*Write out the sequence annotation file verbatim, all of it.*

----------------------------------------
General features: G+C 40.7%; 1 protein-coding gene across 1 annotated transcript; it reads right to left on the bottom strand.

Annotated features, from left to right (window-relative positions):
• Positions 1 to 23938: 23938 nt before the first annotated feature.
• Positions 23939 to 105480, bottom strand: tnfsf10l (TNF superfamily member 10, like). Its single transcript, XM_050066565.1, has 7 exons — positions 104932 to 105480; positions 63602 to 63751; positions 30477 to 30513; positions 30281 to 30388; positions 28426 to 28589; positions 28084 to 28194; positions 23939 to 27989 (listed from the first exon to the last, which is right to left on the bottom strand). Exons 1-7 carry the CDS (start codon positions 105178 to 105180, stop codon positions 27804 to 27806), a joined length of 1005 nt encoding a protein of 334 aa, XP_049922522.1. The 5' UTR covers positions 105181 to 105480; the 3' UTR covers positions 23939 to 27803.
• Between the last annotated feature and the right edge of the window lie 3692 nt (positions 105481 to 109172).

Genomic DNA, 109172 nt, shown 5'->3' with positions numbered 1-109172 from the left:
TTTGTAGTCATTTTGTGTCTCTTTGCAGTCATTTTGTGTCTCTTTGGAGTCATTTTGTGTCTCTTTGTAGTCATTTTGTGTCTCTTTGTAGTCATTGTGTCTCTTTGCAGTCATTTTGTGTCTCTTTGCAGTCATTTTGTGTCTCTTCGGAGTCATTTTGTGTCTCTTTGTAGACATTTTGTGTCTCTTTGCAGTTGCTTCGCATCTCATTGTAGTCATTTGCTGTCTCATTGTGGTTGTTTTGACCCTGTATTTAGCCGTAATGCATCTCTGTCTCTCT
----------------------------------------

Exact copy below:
General features: G+C 40.7%; 1 protein-coding gene across 1 annotated transcript; it reads right to left on the bottom strand.

Annotated features, from left to right (window-relative positions):
• Positions 1 to 23938: 23938 nt before the first annotated feature.
• Positions 23939 to 105480, bottom strand: tnfsf10l (TNF superfamily member 10, like). Its single transcript, XM_050066565.1, has 7 exons — positions 104932 to 105480; positions 63602 to 63751; positions 30477 to 30513; positions 30281 to 30388; positions 28426 to 28589; positions 28084 to 28194; positions 23939 to 27989 (listed from the first exon to the last, which is right to left on the bottom strand). Exons 1-7 carry the CDS (start codon positions 105178 to 105180, stop codon positions 27804 to 27806), a joined length of 1005 nt encoding a protein of 334 aa, XP_049922522.1. The 5' UTR covers positions 105181 to 105480; the 3' UTR covers positions 23939 to 27803.
• Between the last annotated feature and the right edge of the window lie 3692 nt (positions 105481 to 109172).

Genomic DNA, 109172 nt, shown 5'->3' with positions numbered 1-109172 from the left:
TTTGTAGTCATTTTGTGTCTCTTTGCAGTCATTTTGTGTCTCTTTGGAGTCATTTTGTGTCTCTTTGTAGTCATTTTGTGTCTCTTTGTAGTCATTGTGTCTCTTTGCAGTCATTTTGTGTCTCTTTGCAGTCATTTTGTGTCTCTTCGGAGTCATTTTGTGTCTCTTTGTAGACATTTTGTGTCTCTTTGCAGTTGCTTCGCATCTCATTGTAGTCATTTGCTGTCTCATTGTGGTTGTTTTGACCCTGTATTTAGCCGTAATGCATCTCTGTCTCTCT